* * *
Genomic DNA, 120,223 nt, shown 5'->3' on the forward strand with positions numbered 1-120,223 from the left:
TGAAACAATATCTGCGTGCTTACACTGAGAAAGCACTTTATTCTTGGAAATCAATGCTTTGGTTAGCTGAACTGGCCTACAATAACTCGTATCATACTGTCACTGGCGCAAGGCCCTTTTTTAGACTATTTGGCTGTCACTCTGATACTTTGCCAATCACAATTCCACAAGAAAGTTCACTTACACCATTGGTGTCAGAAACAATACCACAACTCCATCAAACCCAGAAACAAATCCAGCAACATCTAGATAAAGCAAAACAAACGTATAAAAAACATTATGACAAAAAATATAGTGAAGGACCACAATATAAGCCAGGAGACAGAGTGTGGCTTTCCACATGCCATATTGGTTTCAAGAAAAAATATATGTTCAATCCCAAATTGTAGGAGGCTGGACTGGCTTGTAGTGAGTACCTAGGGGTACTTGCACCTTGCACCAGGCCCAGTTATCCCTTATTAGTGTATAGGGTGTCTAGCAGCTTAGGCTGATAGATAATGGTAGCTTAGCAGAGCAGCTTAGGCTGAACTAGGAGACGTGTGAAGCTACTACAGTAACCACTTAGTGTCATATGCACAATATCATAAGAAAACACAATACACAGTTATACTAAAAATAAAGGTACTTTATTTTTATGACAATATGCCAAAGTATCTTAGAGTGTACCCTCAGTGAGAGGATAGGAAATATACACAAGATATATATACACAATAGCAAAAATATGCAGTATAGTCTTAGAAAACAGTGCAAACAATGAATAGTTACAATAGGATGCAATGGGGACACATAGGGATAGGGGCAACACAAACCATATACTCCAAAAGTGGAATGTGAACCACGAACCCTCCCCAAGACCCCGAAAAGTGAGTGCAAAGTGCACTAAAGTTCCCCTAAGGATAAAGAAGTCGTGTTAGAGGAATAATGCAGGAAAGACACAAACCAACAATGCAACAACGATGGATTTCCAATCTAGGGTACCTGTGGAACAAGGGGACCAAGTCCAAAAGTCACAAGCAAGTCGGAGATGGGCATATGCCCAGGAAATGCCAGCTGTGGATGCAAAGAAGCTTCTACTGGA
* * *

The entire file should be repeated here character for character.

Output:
Genomic DNA, 120,223 nt, shown 5'->3' on the forward strand with positions numbered 1-120,223 from the left:
TGAAACAATATCTGCGTGCTTACACTGAGAAAGCACTTTATTCTTGGAAATCAATGCTTTGGTTAGCTGAACTGGCCTACAATAACTCGTATCATACTGTCACTGGCGCAAGGCCCTTTTTTAGACTATTTGGCTGTCACTCTGATACTTTGCCAATCACAATTCCACAAGAAAGTTCACTTACACCATTGGTGTCAGAAACAATACCACAACTCCATCAAACCCAGAAACAAATCCAGCAACATCTAGATAAAGCAAAACAAACGTATAAAAAACATTATGACAAAAAATATAGTGAAGGACCACAATATAAGCCAGGAGACAGAGTGTGGCTTTCCACATGCCATATTGGTTTCAAGAAAAAATATATGTTCAATCCCAAATTGTAGGAGGCTGGACTGGCTTGTAGTGAGTACCTAGGGGTACTTGCACCTTGCACCAGGCCCAGTTATCCCTTATTAGTGTATAGGGTGTCTAGCAGCTTAGGCTGATAGATAATGGTAGCTTAGCAGAGCAGCTTAGGCTGAACTAGGAGACGTGTGAAGCTACTACAGTAACCACTTAGTGTCATATGCACAATATCATAAGAAAACACAATACACAGTTATACTAAAAATAAAGGTACTTTATTTTTATGACAATATGCCAAAGTATCTTAGAGTGTACCCTCAGTGAGAGGATAGGAAATATACACAAGATATATATACACAATAGCAAAAATATGCAGTATAGTCTTAGAAAACAGTGCAAACAATGAATAGTTACAATAGGATGCAATGGGGACACATAGGGATAGGGGCAACACAAACCATATACTCCAAAAGTGGAATGTGAACCACGAACCCTCCCCAAGACCCCGAAAAGTGAGTGCAAAGTGCACTAAAGTTCCCCTAAGGATAAAGAAGTCGTGTTAGAGGAATAATGCAGGAAAGACACAAACCAACAATGCAACAACGATGGATTTCCAATCTAGGGTACCTGTGGAACAAGGGGACCAAGTCCAAAAGTCACAAGCAAGTCGGAGATGGGCATATGCCCAGGAAATGCCAGCTGTGGATGCAAAGAAGCTTCTACTGGA